I’ll start this column with the usual farm story. I was coming home several years ago from a weeklong trip. Because of the parking fees, I had my bride drive me to the airport and I rented a car to drive home.
When I returned home, I pulled into the driveway and around to the back door, picked up my luggage and walked to the entrance. At that moment, I remembered the famous Sherlock Holmes dog story, where Holmes identified the guilty by noticing that the dog at the scene did not bark the night of the crime. Therefore, the criminal was someone the dog knew.
My dogs did not bark when I drove up. We have a dog that lives with us that twitches when strangers approach the house, and two Rottweilers that live in a kennel 50 metres from the back door. But none of the dogs barked when I arrived home. It was late at night, I was driving an unfamiliar car, and all the windows on the car were closed. Vision and smell were therefore excluded as detectors, yet the three dogs knew that the boss was back.
I awoke the next morning with verve and courage. An intern from McGill University, a math expert, was working at the office and we pondered the question all day until we finally figured out how the dogs knew it was me. They used statistics across many sensing domains. We assumed that the dogs heard the engine dynamics, the parking location, lighting performance and a myriad of other low-resolution sensor measurements. My intern tackled the math, and we discovered that a single sensor resolution can only grow proportionately to the
resolution of that sensor.
For example, suppose you want to recognize people by weighing them. If only two people are in the set, you can use a trip mat with an on/off trigger to determine their weight. If, however, you want to select from a group of 10, you need a scale of commensurate accuracy. The scale resolution has to track the number of individuals in the set. As the group gets larger, clothing weight and change in body weight must also be taken into account for each of the individuals.
Individuals in large groups are not easily recognized or analysed. Data mining is used for analysis of credit card files. The technique is to use multiple parameters simultaneously across activity and history, and in real time. We suspect that my smart dogs were treating the real-time environment as a data mining application.
Using that assumption, we attempted to apply the same philosophy to general sensing using computers. The math suggested that by using multiple sensor probes we could analyze large sets. The ability of multiple sensors was exponentially proportional to resolution. Read that sentence again. Each single sensor needed to have some resolving power, but using two sensors doubled the ability to “see” in the noise of the environment. Three sensors cubed the resolution and so on. When we want to identify a person, we would use weight, tread, voice timbre and other behaviour. We could recognize signatures with a sampling of individual weight, pressure on the pen and size of signature.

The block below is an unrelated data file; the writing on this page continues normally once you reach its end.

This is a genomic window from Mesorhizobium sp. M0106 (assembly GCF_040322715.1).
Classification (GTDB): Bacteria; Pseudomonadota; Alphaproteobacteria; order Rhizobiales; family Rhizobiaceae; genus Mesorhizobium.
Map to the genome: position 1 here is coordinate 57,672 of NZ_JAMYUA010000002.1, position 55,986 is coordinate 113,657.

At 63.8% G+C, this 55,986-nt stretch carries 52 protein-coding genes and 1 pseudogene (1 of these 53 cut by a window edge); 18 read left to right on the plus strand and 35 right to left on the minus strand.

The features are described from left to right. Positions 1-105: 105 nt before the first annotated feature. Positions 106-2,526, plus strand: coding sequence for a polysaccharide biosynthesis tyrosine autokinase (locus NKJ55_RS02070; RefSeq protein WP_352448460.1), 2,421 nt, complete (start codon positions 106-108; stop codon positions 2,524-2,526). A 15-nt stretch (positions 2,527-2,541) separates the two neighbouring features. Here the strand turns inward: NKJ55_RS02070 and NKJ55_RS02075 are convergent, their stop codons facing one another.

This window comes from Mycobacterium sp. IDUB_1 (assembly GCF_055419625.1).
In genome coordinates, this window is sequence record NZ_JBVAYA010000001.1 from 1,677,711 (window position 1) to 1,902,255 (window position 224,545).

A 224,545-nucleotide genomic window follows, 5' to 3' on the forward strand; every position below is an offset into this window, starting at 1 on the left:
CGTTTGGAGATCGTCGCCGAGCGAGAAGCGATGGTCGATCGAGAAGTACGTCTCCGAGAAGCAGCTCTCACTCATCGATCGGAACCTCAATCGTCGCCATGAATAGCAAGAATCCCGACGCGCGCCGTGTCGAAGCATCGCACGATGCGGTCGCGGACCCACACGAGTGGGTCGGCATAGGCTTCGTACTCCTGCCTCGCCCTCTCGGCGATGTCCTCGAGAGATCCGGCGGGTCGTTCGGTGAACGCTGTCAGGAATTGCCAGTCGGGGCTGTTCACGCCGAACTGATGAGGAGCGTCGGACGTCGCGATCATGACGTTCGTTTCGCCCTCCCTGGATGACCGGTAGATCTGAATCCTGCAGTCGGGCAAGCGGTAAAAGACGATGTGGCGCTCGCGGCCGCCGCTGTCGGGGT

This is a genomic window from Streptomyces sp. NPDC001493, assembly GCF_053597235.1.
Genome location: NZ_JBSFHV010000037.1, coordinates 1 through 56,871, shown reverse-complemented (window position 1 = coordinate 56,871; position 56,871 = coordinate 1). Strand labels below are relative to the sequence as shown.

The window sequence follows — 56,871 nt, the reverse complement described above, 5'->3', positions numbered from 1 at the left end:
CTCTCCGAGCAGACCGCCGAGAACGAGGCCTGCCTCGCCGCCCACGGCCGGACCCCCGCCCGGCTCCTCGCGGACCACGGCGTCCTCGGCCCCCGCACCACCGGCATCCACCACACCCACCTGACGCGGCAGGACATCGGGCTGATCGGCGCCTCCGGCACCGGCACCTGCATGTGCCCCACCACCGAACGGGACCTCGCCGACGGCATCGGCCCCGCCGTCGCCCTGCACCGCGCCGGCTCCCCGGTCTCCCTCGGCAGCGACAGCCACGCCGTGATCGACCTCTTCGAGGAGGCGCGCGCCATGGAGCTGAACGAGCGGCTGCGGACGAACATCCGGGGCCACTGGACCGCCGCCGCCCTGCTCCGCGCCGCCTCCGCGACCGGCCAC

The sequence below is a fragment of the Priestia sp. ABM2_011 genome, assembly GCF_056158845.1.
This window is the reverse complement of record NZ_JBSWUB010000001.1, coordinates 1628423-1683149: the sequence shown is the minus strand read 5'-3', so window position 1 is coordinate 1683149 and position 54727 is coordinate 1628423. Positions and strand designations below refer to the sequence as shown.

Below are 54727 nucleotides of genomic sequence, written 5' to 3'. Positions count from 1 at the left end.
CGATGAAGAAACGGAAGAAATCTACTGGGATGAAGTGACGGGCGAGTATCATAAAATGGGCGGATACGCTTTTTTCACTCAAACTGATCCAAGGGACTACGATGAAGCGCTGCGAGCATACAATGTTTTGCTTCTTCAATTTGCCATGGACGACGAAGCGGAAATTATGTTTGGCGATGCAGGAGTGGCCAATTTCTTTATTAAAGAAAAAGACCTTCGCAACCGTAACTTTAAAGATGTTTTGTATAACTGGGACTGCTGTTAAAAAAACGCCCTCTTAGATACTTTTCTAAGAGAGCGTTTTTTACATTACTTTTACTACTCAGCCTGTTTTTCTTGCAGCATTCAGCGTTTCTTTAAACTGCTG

By now your eyes are clouding over. Patience. Sometimes the important stuff hides behind simplicity. My dad always said, “If you are comfortable, you are doing something wrong.” Here comes the uncomfortable part.
We will assume that the sensing problem is a real-time database issue. At the beginnings of the PLC, we just brought in data from other calculations along with the external sensors. We did not discriminate between the two sources of data. Information cannot be stored, only transmitted. We can, however, store data or knowledge.
Information is what you don’t know. Data compression works on this idea. Only send new information and refill the changes necessary to update an image on the web. The implication is that the measurement should be loosely connected to the desired measurement. If we make a temperature measurement with a junction, we already know some things about the temperature.
I’ll offer another example. If I want to know the content level of the propane tank used for the BBQ, I can use a simple weight system attached to the BBQ. But when I need confirmation, I tap the cylinder and feel the temperature difference along the tank. Just like the dogs, we often use our senses without thinking.
In North America, we think components, not systems. A multi-sensor-based system can give high resolution at low cost. Rather than making better components, use simple basic physical measurements with modern math and database analysis. Put your competition out of business by being smarter, not by working harder.
Dick Morley is the inventor of the PLC, an author, speaker, automation industry maverick and a self-proclaimed ubergeek. E-mail him at firstname.lastname@example.org.